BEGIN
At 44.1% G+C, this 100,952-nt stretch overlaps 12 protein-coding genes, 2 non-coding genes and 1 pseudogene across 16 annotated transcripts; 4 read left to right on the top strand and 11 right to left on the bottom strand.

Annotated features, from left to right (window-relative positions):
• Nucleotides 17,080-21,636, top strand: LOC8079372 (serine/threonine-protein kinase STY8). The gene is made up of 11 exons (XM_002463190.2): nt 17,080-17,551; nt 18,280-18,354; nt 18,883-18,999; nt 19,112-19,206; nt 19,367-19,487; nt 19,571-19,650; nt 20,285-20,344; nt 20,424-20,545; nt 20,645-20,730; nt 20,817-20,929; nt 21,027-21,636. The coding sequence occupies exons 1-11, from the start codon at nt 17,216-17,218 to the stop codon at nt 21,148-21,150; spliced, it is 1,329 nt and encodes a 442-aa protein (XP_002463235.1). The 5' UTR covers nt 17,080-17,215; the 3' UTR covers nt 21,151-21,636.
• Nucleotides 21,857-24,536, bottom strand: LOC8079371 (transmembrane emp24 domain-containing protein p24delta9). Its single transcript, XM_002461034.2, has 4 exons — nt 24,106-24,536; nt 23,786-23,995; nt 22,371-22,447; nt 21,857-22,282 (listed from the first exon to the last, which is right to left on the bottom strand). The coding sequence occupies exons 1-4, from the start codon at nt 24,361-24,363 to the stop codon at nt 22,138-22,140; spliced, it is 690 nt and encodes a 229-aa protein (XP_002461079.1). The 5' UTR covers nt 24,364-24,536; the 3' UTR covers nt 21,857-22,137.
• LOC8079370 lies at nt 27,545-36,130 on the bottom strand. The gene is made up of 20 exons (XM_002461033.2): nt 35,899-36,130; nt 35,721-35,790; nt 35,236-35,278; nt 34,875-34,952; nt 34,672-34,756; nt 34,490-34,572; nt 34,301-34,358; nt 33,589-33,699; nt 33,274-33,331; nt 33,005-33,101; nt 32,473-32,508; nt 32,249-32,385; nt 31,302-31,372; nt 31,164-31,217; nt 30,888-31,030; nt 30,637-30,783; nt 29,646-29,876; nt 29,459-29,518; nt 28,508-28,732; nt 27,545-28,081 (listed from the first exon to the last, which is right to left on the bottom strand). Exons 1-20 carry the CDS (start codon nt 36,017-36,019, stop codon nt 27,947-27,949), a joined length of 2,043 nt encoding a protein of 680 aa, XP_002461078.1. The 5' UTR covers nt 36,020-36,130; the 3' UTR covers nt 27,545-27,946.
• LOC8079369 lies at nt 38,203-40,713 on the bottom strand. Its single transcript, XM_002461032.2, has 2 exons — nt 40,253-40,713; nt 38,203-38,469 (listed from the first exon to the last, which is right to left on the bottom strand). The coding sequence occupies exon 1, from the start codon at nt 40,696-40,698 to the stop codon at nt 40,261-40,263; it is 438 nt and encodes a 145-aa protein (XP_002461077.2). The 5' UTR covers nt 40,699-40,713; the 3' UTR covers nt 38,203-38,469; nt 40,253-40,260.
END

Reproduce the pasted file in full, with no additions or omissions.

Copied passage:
At 44.1% G+C, this 100,952-nt stretch overlaps 12 protein-coding genes, 2 non-coding genes and 1 pseudogene across 16 annotated transcripts; 4 read left to right on the top strand and 11 right to left on the bottom strand.

Annotated features, from left to right (window-relative positions):
• Nucleotides 17,080-21,636, top strand: LOC8079372 (serine/threonine-protein kinase STY8). The gene is made up of 11 exons (XM_002463190.2): nt 17,080-17,551; nt 18,280-18,354; nt 18,883-18,999; nt 19,112-19,206; nt 19,367-19,487; nt 19,571-19,650; nt 20,285-20,344; nt 20,424-20,545; nt 20,645-20,730; nt 20,817-20,929; nt 21,027-21,636. The coding sequence occupies exons 1-11, from the start codon at nt 17,216-17,218 to the stop codon at nt 21,148-21,150; spliced, it is 1,329 nt and encodes a 442-aa protein (XP_002463235.1). The 5' UTR covers nt 17,080-17,215; the 3' UTR covers nt 21,151-21,636.
• Nucleotides 21,857-24,536, bottom strand: LOC8079371 (transmembrane emp24 domain-containing protein p24delta9). Its single transcript, XM_002461034.2, has 4 exons — nt 24,106-24,536; nt 23,786-23,995; nt 22,371-22,447; nt 21,857-22,282 (listed from the first exon to the last, which is right to left on the bottom strand). The coding sequence occupies exons 1-4, from the start codon at nt 24,361-24,363 to the stop codon at nt 22,138-22,140; spliced, it is 690 nt and encodes a 229-aa protein (XP_002461079.1). The 5' UTR covers nt 24,364-24,536; the 3' UTR covers nt 21,857-22,137.
• LOC8079370 lies at nt 27,545-36,130 on the bottom strand. The gene is made up of 20 exons (XM_002461033.2): nt 35,899-36,130; nt 35,721-35,790; nt 35,236-35,278; nt 34,875-34,952; nt 34,672-34,756; nt 34,490-34,572; nt 34,301-34,358; nt 33,589-33,699; nt 33,274-33,331; nt 33,005-33,101; nt 32,473-32,508; nt 32,249-32,385; nt 31,302-31,372; nt 31,164-31,217; nt 30,888-31,030; nt 30,637-30,783; nt 29,646-29,876; nt 29,459-29,518; nt 28,508-28,732; nt 27,545-28,081 (listed from the first exon to the last, which is right to left on the bottom strand). Exons 1-20 carry the CDS (start codon nt 36,017-36,019, stop codon nt 27,947-27,949), a joined length of 2,043 nt encoding a protein of 680 aa, XP_002461078.1. The 5' UTR covers nt 36,020-36,130; the 3' UTR covers nt 27,545-27,946.
• LOC8079369 lies at nt 38,203-40,713 on the bottom strand. Its single transcript, XM_002461032.2, has 2 exons — nt 40,253-40,713; nt 38,203-38,469 (listed from the first exon to the last, which is right to left on the bottom strand). The coding sequence occupies exon 1, from the start codon at nt 40,696-40,698 to the stop codon at nt 40,261-40,263; it is 438 nt and encodes a 145-aa protein (XP_002461077.2). The 5' UTR covers nt 40,699-40,713; the 3' UTR covers nt 38,203-38,469; nt 40,253-40,260.